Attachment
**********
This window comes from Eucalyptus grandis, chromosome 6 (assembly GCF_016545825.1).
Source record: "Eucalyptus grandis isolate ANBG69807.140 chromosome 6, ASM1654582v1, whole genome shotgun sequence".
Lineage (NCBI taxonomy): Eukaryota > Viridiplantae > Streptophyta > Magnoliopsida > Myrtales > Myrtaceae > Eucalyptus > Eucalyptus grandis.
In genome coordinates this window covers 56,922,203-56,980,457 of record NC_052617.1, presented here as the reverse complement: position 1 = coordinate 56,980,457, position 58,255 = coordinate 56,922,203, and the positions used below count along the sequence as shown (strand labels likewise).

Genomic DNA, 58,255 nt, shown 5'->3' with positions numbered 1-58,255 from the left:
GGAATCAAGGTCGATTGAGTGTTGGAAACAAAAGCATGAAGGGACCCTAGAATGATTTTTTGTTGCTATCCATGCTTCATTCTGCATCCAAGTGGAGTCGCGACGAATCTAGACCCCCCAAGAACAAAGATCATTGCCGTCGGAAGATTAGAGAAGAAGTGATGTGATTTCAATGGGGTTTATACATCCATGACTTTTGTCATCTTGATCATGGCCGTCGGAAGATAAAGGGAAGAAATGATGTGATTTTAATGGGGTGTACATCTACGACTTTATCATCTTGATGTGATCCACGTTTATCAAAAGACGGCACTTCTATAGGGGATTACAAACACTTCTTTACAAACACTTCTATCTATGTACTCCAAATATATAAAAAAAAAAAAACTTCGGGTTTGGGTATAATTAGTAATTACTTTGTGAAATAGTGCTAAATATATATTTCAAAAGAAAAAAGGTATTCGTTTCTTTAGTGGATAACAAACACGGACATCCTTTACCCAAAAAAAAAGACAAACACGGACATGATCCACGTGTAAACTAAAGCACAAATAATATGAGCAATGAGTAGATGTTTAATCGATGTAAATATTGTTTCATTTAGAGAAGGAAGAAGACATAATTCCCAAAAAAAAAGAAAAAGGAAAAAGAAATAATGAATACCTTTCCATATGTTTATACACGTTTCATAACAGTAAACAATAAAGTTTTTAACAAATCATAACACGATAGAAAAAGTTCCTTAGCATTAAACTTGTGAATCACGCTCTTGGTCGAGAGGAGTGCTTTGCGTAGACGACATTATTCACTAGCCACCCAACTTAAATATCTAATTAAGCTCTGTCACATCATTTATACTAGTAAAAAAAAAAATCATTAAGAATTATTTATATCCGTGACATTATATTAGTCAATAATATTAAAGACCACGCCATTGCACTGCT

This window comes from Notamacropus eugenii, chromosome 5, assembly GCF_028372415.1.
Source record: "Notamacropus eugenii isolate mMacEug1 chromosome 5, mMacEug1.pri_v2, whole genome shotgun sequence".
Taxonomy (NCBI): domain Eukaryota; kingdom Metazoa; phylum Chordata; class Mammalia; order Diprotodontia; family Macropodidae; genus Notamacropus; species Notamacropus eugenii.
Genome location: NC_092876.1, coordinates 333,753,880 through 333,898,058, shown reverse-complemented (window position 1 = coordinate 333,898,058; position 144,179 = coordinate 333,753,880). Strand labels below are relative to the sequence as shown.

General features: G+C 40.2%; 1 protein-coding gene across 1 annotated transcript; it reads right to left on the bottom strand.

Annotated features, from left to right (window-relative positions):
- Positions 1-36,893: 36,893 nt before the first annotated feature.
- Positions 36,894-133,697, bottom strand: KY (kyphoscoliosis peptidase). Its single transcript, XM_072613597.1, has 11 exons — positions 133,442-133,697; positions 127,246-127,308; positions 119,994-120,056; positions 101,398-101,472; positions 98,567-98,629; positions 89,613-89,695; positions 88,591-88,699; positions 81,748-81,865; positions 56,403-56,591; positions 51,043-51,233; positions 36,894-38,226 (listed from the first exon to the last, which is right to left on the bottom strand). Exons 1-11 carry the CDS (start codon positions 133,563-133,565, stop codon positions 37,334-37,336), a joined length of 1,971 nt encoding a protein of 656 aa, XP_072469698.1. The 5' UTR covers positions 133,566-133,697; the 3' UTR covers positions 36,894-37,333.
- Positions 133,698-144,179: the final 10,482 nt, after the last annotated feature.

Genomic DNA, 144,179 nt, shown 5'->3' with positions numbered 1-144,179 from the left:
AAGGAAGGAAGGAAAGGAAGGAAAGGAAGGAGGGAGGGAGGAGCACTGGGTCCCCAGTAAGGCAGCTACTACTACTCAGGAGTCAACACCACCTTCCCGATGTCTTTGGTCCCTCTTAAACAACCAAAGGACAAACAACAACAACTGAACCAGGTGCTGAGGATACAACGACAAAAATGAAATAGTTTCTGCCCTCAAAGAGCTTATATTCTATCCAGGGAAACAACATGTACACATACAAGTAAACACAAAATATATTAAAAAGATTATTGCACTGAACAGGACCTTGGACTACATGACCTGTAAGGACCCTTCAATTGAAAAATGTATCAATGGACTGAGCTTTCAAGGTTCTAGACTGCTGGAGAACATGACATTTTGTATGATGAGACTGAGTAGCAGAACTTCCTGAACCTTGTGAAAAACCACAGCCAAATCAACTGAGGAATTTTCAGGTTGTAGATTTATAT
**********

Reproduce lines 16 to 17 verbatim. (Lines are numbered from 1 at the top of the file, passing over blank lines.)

Genomic DNA, 144,179 nt, shown 5'->3' with positions numbered 1-144,179 from the left:
AAGGAAGGAAGGAAAGGAAGGAAAGGAAGGAGGGAGGGAGGAGCACTGGGTCCCCAGTAAGGCAGCTACTACTACTCAGGAGTCAACACCACCTTCCCGATGTCTTTGGTCCCTCTTAAACAACCAAAGGACAAACAACAACAACTGAACCAGGTGCTGAGGATACAACGACAAAAATGAAATAGTTTCTGCCCTCAAAGAGCTTATATTCTATCCAGGGAAACAACATGTACACATACAAGTAAACACAAAATATATTAAAAAGATTATTGCACTGAACAGGACCTTGGACTACATGACCTGTAAGGACCCTTCAATTGAAAAATGTATCAATGGACTGAGCTTTCAAGGTTCTAGACTGCTGGAGAACATGACATTTTGTATGATGAGACTGAGTAGCAGAACTTCCTGAACCTTGTGAAAAACCACAGCCAAATCAACTGAGGAATTTTCAGGTTGTAGATTTATAT